In 16 years of life, “A,” an entity who is neither male or female, has lived every day in a different body. The name “A” is self given. That, an email address, and a favorite book are the only consistencies A knows. Everything else is a mysterious, Quantum Leap-style existence, with no relationships, no family, no connections.
Enter Rhiannon. On the day A inhabits the body of Justin, Rhiannon’s self-absorbed boyfriend, A connects. The dilemma is clear. How do you maintain a relationship, let alone explain your unique situation, when tomorrow is always uncertain? Uncertainties exist for all of us, but the variety of bodies, lives, families, distances, mental/physical health situations, and transportation options dictate the level of control A has in pursuing this connection.
With no rules and no explanation as to why A is destined to live this way, A has had to create rules. Try not to derail the life of who you are inhabiting too much. Try to be responsible with a body that is not your own. Embrace goodness. If possible, try to leave the person a bit better than when you arrived, even inserting some happy memories once in a while.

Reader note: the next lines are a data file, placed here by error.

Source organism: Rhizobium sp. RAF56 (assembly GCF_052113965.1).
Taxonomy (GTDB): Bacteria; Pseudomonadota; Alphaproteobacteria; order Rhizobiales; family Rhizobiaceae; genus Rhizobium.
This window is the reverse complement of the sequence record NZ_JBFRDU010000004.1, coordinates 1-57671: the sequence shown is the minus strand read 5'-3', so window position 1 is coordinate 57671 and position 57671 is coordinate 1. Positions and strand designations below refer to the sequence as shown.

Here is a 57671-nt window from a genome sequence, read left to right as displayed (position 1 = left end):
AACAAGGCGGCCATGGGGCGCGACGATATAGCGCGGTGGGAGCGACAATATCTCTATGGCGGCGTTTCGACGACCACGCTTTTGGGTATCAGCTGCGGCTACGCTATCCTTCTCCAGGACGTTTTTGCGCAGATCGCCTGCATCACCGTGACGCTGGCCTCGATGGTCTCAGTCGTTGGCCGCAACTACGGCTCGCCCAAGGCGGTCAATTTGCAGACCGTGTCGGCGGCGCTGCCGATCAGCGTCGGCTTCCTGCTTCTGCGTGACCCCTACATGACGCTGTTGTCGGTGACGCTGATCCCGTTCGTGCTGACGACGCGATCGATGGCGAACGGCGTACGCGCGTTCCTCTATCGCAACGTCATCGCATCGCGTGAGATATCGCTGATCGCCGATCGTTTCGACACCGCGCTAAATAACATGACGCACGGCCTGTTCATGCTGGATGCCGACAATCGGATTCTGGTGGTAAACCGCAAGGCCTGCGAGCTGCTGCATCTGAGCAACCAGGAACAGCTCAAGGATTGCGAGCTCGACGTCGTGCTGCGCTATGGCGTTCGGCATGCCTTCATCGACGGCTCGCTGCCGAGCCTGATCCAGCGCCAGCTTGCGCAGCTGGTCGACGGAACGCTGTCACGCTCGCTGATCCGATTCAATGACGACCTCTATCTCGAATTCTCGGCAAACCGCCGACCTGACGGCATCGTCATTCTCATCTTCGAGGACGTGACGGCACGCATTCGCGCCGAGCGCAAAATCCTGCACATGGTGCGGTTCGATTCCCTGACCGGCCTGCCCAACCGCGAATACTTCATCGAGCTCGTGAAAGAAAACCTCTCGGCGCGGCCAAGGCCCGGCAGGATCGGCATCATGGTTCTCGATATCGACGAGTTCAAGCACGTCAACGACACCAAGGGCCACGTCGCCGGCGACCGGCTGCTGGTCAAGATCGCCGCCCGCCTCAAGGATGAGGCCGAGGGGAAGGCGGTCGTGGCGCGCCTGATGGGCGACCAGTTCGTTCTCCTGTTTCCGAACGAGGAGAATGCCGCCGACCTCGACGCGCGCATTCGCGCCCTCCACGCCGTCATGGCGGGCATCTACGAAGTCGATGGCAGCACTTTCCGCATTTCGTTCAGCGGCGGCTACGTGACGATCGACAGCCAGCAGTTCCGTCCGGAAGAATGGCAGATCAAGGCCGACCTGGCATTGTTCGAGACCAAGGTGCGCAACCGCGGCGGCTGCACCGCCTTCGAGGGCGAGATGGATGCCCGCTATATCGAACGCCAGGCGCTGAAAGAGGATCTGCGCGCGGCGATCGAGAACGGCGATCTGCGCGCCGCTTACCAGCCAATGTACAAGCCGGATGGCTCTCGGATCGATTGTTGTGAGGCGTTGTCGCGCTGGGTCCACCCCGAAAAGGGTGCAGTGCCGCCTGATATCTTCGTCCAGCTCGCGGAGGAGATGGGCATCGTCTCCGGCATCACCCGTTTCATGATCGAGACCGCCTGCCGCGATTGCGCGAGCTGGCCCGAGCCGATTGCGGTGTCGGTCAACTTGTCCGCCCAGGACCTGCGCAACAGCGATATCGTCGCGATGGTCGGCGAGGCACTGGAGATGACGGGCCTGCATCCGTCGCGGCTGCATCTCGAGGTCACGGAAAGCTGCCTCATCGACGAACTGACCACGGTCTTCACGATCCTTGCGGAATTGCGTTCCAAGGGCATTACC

Seeing glimpses of so many lives has given A a bit of an advantage in some ways, but has also created some severe deprivations. If there is any positive lesson to be learned from witnessing A’s struggles, it is the importance of stability and loving relationships in a person’s life.
There is no doubt that David Levithan is a creative writer. I was much more absorbed in this story than with Dash & Lily. The author makes some fascinating choices with the bodies A inhabits. I still think Levithan walks a tightrope in some of his themes and ideas, but I understand that is his prerogative. But as such, it’s my opinion that parents ought to pre-read his books.
As I mentioned in another review, I am not in the author’s target age demographic. I cannot help but look at his YA novels from an adult perspective. And, while Every Day was not peppered throughout with popular profanities (as in Dash & Lily,) David Levithan’s strong social opinions took their place. It’s clear he has an unapologetic loathing for many things most people would consider traditional.
As far as plot, my main dissatisfaction with Every Day was the ending. It was horrendous because, in order to know what really happens next, the reader is forced to move on to the sequel, Another Day. I don’t like feeling forced. (Does anyone?)
A half-hearted (and forced) 8/10 stars.